Loan sought as Li Ka-shing readies Swedish bid

Cheung Kong Infrastructure and Power Assets reach out to relationship lenders for potential $5b-$6b loan to fund bid for Fortum's Swedish assets.

Cheung Kong Infrastructure and Power Assets, both controlled by Hong Kong tycoon Li Ka-shing, have reached out to lenders to back a joint bid for Fortum’s Swedish power grid, according to two sources familiar with the matter.

Finland's Fortum is auctioning off its Swedish power distribution assets and had sent out an information memorandum to potential buyers in November. The non-binding bids are due on December 15.

To back its bid, Cheung Kong Infrastructure and Power Assets have reached out to about 20 relationship banks, including major Japanese lenders for financing terms. "It's a beauty contest of sorts," said one of the sources. "They want some competition among the banks."

According to the source, Cheung Kong Infrastructure and Power Assets could be looking to raise about $5 billion to $6 billion and competition to finance the bid will be keen. "The Swedish asset is big and regulated and it's a very good asset," he said.

Cheung Kong Infrastructure and Power Assets have partnered before to jointly bid for large overseas assets. In May a consortium including Cheung Kong Infrastructure, Cheung Kong Holdings and Power Assets, agreed to buy Australia’s gas distributor Envestra.

Banks could yet carve out separate units to back different bidders, with Canada's Borealis Infrastructure Management also expected to submit a bid for Fortum's Swedish assets.

Fortum already sold its Finnish electricity grid for €2.55 billion ($3.15 billion) to a consortium led by Borealis and First State infrastructure funds in December last year. But that is expected to be dwarfed by the sale of its Swedish assets which are expected to fetch about $7.5 billion, according to a Reuters report in October.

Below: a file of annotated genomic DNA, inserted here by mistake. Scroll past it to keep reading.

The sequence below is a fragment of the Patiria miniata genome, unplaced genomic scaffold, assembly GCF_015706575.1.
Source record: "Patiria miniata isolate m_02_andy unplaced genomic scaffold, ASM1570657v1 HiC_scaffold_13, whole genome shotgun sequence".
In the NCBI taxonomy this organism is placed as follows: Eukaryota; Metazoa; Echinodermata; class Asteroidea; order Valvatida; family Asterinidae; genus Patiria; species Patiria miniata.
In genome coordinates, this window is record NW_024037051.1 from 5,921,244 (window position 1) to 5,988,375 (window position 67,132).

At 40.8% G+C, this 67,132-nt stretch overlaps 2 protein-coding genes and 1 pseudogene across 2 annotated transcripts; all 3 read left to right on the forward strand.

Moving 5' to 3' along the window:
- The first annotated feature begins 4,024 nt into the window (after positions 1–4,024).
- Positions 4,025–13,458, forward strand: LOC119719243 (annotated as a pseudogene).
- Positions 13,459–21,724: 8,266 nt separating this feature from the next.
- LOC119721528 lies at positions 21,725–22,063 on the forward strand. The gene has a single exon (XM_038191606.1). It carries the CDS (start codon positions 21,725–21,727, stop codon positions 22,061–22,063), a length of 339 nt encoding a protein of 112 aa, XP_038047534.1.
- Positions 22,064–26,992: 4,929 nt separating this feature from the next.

Cheung Kong Infrastructure competed for Fortum's Finnish grid as well but in the end lost out.

Credit Agricole is providing debt and M&A advisory to Cheung Kong Infrastructure and Power Assets.

Diversifying abroad

Companies controlled by Li Ka-shing have for some time been looking for acquisitions outside of Hong Kong in regulated and transparent markets that offer a steady yield.

However, they have faced stiff competition, not least from Canadian pension funds.

Chueng Kong Infrastructure was one of the bidders for UK rolling stock leasing company Porterbrook Rail Finance but lost out to a group of funds including Alberta Investment Management Corporation, Allianz Capital Partners and Hastings Funds Management.

As yielding assets in regulated markets are expensive, Li Ka-shing-controlled companies have ventured into slightly higher risk assets, such as aircraft leasing.

In early November, another Li Ka-shing controlled company Cheung Kong Holdings agreed to buy a portfolio of aircraft for about $1.9 billion, heralding its entry into the plane leasing business. Cheung Kong Holdings in August also said it had submitted a non-binding proposal for Terra Firma Capital Partners' aircraft leasing arm Awas.

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